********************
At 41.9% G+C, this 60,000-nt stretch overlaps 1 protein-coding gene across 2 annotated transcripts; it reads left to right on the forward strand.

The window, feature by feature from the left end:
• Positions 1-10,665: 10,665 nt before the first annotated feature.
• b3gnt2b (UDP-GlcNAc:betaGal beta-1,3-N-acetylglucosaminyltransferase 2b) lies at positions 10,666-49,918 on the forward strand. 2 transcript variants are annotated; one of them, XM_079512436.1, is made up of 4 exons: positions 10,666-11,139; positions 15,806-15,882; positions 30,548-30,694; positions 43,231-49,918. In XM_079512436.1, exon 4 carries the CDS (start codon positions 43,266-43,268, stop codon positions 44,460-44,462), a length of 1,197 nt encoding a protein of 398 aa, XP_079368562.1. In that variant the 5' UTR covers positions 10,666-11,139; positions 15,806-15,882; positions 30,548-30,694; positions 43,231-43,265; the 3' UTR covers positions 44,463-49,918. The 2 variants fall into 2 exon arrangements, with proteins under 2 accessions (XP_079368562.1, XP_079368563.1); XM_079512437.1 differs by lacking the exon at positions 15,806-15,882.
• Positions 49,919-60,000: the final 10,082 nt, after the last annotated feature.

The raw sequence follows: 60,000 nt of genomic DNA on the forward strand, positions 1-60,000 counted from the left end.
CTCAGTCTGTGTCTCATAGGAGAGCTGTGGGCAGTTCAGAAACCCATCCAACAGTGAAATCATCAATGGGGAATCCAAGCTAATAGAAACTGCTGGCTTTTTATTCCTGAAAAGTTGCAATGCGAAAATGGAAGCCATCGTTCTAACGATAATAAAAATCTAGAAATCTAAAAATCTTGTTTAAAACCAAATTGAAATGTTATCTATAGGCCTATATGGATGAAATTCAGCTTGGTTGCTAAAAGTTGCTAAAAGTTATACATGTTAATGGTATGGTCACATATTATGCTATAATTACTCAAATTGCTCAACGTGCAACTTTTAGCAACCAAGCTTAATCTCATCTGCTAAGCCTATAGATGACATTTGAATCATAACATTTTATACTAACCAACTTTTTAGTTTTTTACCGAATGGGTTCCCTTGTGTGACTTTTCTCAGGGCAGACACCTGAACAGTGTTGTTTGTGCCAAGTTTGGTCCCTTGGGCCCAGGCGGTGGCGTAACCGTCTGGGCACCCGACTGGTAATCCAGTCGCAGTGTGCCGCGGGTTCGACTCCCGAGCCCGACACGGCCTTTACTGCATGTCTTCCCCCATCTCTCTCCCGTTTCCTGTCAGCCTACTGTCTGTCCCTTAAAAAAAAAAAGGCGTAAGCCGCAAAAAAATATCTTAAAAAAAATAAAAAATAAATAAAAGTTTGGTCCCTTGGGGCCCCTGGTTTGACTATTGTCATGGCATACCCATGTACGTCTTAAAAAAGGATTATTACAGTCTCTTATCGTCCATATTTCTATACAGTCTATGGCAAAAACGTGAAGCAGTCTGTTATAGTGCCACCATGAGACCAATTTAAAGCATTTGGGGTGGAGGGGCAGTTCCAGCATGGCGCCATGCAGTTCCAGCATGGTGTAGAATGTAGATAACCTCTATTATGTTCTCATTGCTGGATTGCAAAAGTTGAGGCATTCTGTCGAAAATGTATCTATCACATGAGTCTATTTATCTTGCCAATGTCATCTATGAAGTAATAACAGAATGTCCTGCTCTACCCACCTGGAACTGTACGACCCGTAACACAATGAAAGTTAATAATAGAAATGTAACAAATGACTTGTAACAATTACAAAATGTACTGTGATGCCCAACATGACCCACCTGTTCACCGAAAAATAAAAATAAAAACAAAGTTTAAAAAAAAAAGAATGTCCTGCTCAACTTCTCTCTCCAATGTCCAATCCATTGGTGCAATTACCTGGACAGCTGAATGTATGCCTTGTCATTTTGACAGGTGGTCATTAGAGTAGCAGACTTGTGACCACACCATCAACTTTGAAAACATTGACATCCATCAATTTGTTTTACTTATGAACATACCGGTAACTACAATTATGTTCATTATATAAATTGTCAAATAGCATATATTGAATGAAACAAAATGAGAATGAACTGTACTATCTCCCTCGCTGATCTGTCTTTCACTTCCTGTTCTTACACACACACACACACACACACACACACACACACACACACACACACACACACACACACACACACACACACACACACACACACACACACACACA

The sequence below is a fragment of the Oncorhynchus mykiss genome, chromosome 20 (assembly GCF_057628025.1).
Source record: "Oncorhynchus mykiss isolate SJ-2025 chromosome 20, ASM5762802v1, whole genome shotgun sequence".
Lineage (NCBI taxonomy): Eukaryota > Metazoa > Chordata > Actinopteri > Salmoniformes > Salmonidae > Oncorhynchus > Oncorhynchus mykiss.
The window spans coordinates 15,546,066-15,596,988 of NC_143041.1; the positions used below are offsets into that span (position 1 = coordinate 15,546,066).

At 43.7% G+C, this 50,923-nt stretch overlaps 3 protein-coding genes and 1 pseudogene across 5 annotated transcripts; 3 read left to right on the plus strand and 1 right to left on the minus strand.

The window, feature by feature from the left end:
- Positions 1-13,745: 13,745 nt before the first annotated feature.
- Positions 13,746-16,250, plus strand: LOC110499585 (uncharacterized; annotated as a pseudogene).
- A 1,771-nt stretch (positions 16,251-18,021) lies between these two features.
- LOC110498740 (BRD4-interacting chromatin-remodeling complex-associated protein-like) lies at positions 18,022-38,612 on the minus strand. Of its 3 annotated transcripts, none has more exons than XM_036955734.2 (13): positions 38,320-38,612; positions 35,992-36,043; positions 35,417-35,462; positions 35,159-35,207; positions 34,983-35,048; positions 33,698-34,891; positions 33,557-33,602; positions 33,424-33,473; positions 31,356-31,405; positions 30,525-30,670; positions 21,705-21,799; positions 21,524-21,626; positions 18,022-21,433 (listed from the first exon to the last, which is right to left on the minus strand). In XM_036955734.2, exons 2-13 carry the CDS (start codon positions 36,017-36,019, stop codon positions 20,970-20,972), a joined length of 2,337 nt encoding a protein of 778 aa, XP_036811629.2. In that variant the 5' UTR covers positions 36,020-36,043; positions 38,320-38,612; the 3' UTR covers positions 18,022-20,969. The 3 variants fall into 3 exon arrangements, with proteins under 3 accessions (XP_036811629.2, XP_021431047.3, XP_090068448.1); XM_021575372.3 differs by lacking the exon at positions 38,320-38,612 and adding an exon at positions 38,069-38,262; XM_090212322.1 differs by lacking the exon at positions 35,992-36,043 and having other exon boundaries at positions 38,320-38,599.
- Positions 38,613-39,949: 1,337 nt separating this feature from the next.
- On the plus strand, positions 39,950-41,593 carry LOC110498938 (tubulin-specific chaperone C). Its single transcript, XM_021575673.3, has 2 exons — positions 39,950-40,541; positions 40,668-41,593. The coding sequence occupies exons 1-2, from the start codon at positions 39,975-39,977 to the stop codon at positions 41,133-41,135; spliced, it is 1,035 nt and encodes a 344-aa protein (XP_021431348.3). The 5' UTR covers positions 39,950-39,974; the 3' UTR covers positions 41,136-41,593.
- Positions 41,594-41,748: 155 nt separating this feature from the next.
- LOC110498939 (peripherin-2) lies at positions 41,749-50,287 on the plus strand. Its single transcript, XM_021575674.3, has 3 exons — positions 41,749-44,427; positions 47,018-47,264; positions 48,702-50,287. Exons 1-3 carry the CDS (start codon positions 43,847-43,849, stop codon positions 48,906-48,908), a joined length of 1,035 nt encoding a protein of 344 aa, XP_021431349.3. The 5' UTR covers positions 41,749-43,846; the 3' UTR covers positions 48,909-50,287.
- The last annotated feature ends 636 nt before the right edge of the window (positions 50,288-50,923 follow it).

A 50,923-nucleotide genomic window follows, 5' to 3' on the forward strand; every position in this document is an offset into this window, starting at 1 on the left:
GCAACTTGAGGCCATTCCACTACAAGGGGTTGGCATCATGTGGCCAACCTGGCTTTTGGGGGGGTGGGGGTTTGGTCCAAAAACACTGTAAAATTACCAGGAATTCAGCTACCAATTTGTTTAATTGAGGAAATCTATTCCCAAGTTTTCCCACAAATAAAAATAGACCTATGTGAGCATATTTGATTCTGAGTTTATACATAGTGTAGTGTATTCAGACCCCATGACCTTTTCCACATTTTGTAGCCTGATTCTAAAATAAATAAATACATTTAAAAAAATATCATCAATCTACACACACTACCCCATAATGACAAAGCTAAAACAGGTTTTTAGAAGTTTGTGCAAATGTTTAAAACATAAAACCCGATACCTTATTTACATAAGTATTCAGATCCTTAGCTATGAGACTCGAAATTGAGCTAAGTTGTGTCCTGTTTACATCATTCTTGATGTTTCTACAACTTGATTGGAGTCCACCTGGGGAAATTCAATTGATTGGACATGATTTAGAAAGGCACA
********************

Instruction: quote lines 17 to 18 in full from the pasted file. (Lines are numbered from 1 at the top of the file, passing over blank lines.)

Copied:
- LOC110498740 (BRD4-interacting chromatin-remodeling complex-associated protein-like) lies at positions 18,022-38,612 on the minus strand. Of its 3 annotated transcripts, none has more exons than XM_036955734.2 (13): positions 38,320-38,612; positions 35,992-36,043; positions 35,417-35,462; positions 35,159-35,207; positions 34,983-35,048; positions 33,698-34,891; positions 33,557-33,602; positions 33,424-33,473; positions 31,356-31,405; positions 30,525-30,670; positions 21,705-21,799; positions 21,524-21,626; positions 18,022-21,433 (listed from the first exon to the last, which is right to left on the minus strand). In XM_036955734.2, exons 2-13 carry the CDS (start codon positions 36,017-36,019, stop codon positions 20,970-20,972), a joined length of 2,337 nt encoding a protein of 778 aa, XP_036811629.2. In that variant the 5' UTR covers positions 36,020-36,043; positions 38,320-38,612; the 3' UTR covers positions 18,022-20,969. The 3 variants fall into 3 exon arrangements, with proteins under 3 accessions (XP_036811629.2, XP_021431047.3, XP_090068448.1); XM_021575372.3 differs by lacking the exon at positions 38,320-38,612 and adding an exon at positions 38,069-38,262; XM_090212322.1 differs by lacking the exon at positions 35,992-36,043 and having other exon boundaries at positions 38,320-38,599.
- Positions 38,613-39,949: 1,337 nt separating this feature from the next.